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Penn students are joining the ranks of the Columbia University-born movement to fight sexual assault by carrying mattresses on their backs.

On Wednesday, Oct. 29, Penn will participate in “Carrying the Weight Together” National Day of Action. Students across the country will carry mattresses and pillows in protest of sexual assault and in support of Emma Sulkowicz , a junior at Columbia University. Sulkowicz made national headlines when she began carrying a mattress around campus in protest of Columbia’s handling of her sexual assault.

Sulkowicz was allegedly raped by a fellow student in 2012 and filed a complaint with the University last year. After Columbia found her alleged rapist innocent, Sulkowicz set a protest through performance art in motion, which has become viral. Two months into her protest, student activists at Columbia have launched “Carrying the Weight Together” to spread awareness across the country by encouraging college campuses nationwide to follow in Sulkowicz’s footsteps.

At Penn, students will demonstrate support for the cause on Wednesday by carrying around their own mattresses and pillows. As the demonstration’s title suggests, one of its central messages is that of collaboration — the difficult task of carrying a 50 pound mattress can be alleviated if others help carry it, just as solidarity can fuel progression in fighting rape culture.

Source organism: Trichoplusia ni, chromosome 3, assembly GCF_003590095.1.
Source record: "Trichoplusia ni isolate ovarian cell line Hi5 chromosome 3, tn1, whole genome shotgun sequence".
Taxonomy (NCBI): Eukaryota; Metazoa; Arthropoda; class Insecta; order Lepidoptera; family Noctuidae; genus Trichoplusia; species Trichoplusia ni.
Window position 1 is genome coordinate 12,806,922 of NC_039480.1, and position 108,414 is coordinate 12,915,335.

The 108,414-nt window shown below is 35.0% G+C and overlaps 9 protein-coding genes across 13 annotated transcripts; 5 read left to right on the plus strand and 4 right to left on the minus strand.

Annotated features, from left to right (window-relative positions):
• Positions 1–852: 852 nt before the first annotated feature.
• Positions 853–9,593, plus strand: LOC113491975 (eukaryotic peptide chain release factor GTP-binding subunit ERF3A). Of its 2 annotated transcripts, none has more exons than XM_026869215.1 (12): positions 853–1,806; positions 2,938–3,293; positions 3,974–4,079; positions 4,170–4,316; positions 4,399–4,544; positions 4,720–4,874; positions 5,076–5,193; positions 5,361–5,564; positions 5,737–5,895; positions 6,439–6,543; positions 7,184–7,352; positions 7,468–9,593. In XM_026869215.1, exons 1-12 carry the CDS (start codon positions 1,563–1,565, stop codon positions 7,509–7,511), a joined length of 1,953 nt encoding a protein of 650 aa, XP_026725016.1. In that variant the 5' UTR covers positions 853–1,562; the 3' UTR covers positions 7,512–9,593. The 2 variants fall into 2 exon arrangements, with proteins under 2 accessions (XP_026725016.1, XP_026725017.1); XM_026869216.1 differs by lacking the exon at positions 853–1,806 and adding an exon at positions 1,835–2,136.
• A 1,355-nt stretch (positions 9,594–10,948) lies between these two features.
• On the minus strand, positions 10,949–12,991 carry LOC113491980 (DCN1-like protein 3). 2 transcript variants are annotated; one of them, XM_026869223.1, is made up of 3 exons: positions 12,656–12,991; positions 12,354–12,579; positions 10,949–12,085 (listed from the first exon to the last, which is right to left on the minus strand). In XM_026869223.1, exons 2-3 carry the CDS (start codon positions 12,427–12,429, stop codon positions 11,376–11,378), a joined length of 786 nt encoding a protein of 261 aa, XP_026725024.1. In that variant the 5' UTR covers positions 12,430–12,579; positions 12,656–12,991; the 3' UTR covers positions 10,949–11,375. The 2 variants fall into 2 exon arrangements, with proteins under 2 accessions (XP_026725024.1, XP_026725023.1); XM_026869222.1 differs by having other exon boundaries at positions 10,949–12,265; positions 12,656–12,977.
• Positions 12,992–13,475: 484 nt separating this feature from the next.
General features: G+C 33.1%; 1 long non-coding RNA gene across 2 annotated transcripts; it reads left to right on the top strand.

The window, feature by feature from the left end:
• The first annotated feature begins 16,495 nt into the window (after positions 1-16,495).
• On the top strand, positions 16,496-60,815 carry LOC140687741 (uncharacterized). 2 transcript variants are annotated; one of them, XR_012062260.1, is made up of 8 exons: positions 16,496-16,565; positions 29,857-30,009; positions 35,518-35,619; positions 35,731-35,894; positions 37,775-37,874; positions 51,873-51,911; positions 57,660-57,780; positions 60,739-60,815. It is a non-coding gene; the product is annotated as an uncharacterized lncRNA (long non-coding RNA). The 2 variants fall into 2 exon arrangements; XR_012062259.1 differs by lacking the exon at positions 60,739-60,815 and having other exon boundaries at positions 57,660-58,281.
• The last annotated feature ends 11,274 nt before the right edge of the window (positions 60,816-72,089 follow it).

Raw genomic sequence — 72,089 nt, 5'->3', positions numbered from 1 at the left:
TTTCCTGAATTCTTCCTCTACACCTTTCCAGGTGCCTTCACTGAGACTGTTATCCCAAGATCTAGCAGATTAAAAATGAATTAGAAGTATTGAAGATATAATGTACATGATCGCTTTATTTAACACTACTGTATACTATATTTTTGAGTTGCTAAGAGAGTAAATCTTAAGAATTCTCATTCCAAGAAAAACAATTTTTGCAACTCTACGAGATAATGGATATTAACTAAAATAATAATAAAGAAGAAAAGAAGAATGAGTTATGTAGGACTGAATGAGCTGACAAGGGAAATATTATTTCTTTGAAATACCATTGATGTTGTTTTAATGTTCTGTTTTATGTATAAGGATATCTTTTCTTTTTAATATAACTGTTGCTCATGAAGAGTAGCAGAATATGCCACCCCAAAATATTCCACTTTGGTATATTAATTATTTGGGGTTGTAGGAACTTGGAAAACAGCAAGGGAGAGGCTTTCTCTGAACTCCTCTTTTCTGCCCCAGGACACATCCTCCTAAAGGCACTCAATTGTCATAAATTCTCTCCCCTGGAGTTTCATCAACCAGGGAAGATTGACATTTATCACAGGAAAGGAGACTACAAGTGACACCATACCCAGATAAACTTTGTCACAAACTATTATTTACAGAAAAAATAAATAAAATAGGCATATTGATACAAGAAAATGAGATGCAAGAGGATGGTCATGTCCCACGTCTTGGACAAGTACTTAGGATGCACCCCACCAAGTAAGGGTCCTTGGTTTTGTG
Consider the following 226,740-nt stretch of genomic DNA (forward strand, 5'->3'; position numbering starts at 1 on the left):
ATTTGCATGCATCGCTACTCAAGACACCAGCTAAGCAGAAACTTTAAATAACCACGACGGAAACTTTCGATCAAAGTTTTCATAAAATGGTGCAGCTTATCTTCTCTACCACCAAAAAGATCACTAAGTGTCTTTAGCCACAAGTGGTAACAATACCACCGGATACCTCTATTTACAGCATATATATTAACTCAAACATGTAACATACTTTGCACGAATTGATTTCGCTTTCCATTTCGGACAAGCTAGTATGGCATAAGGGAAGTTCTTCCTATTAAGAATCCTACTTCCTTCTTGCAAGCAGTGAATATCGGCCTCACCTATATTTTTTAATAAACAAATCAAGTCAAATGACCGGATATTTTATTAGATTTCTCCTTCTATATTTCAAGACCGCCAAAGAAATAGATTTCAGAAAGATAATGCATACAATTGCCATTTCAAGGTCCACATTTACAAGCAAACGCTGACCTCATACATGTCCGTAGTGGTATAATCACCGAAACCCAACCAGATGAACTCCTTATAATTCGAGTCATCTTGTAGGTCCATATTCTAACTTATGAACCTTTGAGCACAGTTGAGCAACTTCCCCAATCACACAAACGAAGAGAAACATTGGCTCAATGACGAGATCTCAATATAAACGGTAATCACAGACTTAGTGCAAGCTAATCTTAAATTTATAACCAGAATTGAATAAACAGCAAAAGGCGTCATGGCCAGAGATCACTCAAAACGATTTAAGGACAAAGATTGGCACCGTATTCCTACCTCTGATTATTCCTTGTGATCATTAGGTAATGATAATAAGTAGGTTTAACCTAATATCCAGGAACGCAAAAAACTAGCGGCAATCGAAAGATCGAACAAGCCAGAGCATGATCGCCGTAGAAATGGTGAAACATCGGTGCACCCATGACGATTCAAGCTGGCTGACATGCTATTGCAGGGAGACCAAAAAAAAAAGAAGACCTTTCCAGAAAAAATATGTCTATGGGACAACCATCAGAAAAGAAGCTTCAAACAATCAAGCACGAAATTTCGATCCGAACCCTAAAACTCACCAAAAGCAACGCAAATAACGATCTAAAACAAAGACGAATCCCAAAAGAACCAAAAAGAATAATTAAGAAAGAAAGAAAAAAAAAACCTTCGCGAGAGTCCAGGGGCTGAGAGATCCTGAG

College senior and Abuse and Sexual Assault Prevention Leader Joanna Kamhi is coordinating the demonstration at Penn. “ASAP is promoting ‘Carrying the Weight Together’ at Penn because it’s a tangible way for Penn students to show support for survivors of sexual and intimate partner violence,” she said. “The movement demonstrates that ending rape culture is everyone’s responsibility — not just the responsibility of survivors and women.”

ASAP leaders hope that the demonstration will facilitate communication about sexual assault at Penn, which they hope can lead to a safer environment.

College freshman Christopher Cahill plans to participate in Wednesday’s demonstration. “It’s important that we bring this demonstration to Penn because we cannot pretend that Penn is immune to this problem,” Cahill said. “Rape culture is a societal problem, and Penn is ... not an exception in the least.”

ASAP leader and College senior Alexis Richards is sure that this demonstration will not be overlooked.

“We will be a campus full of pillow carriers that cannot be ignored,” Richards said.

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